No Child Left Behind

What is No Child Left Behind (NCLB)?

“The No Child Left Behind Act provides new education options for many families. This federal law allows parents to choose other public schools or take advantage of free tutoring if their child attends a school that needs improvement. The law also supports the growth of more independent charter schools, funds some services for children in private schools, and provides certain protections for homeschooling parents. Finally, it requires that states and local school districts provide information to help parents make informed educational choices for their child.” - US Department of Education

If your school is in need of improvement, talk to your school principal or other administrator to find out why and to inquire about the school's proposed solutions: Inquire about school improvement plans to address areas of need. Inquire about ways you can help your student do better on the state testing. Consult with your child's teacher(s) to learn more about your child's academic progress and what you can do to help. Inquire about how you can be involved in the school improvement efforts, for example by:

  1. Being a parent representative on a committee to review and help implement improvement plans, the written parent involvement policy/plan/guidelines, the school-parent compact, etc. 
  2. Getting involved with your school's parent-teacher group such as the PTA or PTO, and specifically supporting their efforts to respond to school improvement needs 
  3. Receiving training to deliver parent support workshops specific to the subject(s) and grade level(s) where the school is in need of improvement (call NH State PIRC for more information about this option). 
  4. Running for or participating in your local school board, especially regarding decisions that may be affecting academic achievement (for example, class size or other funding issues)

If after following the steps above, you do not feel confident that the members of your school community are doing everything they can to address the gaps in academic performance, AND if you feel that as a result your own child's academic performance at the school may suffer, you may want to consider transferring your child to another school in the district, as long as that school is not also a SINI. Before doing so, consider carefully the various consequences of such a move, including:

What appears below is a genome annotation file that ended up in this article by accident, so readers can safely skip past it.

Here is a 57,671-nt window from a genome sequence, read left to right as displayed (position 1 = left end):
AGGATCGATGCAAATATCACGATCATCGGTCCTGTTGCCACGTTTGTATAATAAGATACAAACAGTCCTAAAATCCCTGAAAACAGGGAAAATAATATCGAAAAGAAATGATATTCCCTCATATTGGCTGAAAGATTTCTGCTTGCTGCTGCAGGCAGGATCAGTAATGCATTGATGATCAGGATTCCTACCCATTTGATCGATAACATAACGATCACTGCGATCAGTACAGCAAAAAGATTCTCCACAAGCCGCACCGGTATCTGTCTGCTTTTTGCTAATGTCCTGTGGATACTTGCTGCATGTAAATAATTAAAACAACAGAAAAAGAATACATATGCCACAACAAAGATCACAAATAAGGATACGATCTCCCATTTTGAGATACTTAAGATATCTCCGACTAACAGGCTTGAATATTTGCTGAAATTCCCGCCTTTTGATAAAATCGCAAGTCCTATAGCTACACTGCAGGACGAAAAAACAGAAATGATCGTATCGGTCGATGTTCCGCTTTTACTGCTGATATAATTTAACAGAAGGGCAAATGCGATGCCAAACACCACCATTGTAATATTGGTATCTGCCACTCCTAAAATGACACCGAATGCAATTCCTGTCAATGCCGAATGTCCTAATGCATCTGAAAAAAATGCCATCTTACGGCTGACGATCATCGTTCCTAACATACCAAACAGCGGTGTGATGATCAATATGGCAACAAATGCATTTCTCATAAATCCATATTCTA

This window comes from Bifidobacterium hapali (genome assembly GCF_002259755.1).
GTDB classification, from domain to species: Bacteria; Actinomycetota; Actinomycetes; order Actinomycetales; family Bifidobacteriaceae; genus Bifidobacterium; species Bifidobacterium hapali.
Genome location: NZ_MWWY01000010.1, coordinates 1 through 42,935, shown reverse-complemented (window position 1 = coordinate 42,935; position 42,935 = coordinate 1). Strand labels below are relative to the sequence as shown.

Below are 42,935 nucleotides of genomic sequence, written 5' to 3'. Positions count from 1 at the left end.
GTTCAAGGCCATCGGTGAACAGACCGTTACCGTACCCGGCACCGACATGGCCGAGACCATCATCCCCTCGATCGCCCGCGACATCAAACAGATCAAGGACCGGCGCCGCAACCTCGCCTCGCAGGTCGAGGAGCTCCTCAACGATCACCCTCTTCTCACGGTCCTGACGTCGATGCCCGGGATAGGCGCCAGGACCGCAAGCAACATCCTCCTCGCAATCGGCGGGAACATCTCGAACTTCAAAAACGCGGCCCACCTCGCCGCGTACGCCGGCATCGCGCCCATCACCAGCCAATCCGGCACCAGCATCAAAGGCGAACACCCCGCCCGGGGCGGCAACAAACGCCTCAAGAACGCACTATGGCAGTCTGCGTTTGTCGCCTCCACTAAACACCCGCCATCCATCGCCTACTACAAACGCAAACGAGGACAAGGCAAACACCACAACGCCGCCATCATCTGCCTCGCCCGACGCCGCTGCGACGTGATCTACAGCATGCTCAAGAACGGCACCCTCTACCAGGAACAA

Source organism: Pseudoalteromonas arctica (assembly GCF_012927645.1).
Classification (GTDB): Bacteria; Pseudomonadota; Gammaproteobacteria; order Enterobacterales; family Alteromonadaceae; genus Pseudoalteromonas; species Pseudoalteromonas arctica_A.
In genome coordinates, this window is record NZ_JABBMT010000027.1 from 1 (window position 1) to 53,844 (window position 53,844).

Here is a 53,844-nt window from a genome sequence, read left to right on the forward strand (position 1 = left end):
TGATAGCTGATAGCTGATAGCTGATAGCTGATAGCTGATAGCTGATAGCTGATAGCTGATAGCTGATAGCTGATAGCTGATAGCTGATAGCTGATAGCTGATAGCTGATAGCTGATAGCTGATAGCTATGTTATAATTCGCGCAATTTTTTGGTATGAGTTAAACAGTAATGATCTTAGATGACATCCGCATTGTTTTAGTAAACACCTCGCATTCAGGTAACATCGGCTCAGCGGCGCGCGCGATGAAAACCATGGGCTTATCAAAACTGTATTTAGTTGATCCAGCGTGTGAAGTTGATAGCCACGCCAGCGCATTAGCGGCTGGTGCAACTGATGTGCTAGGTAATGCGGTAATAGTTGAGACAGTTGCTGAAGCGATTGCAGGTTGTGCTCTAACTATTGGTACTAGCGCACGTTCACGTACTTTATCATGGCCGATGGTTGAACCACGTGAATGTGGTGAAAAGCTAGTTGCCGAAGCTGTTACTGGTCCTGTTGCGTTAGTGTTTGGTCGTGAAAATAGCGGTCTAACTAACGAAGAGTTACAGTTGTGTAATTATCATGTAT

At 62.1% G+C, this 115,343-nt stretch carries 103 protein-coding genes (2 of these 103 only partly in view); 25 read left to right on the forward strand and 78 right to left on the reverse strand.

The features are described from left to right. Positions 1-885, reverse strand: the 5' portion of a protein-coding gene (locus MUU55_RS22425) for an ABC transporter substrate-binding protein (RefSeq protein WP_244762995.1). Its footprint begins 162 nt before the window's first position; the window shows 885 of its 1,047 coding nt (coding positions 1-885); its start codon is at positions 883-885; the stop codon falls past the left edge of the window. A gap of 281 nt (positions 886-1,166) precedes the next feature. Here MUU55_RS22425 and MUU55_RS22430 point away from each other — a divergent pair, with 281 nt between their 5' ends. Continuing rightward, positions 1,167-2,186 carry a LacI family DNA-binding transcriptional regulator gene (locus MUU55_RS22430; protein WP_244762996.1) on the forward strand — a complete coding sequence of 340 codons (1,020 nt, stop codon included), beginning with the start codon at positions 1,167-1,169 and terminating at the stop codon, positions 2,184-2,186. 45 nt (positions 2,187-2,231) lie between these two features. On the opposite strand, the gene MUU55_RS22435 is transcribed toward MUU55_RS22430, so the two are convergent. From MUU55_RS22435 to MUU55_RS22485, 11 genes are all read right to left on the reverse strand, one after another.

• the additional length of time your child will need to be on a bus 
  • the social and emotional impact on your child of the loss of his or her teacher(s), reduced contact with friends, etc., and 
  • the possible effects of the move on his or her academic performance, including the possibility that the new school will be using a different curriculum and/or be working at a different level with the subject matter.


When the Newfound (NH) Area School District found its Middle School in need of improvement under NCLB, they decided to involve the students in a game of "Let's do our best and beat last year's scores!" Everyone in the community got involved, from parents and teachers to the Police Chief and the local radio station. Students were encouraged and rewarded for preparing for doing well on the tests through such strategies as pep rallies and raffle prizes. School staff were also coached on supporting each student. The result? With all of that support and with that atmosphere of fun, 78% of students achieved growth targets, and the school made AYP in both Reading in Math.


When the federal government adopted No Child Left Behind, it recognized the power of parents and wrote them into the plan. Parents know their children best, can often encourage them to be their best, and can bring additional experience and support into the school to help make sure all students can reach their maximum potential. If you learn that your school is a SINI, don't panic. Find out how your child and/or other students need to raise test scores and do whatever you can to contribute to the success of your school. After all, it takes a village to raise a child... and it just may take your help as an involved parent to help the students in your community to reach the worthy and ambitious goals of No Child Left Behind.


Understanding the educational goals for your child is an important part of parent involvement. But school has changed a lot since most parents were students, and what is happening in your child’s classroom may seem very mysterious to you. One way to learn more about what your child should be learning is to look at the state Grade Level Expectations (GLE) and Grade Span Expectations which can be found on the NH Department of Education website.

The GLE’s are the standards by which students are tested on the state assessment test, the New England Common Assessment Program or NECAP. In response to these new standards the Manchester School district has revised the Mathematics and Language Arts Curricula for all grades K-12.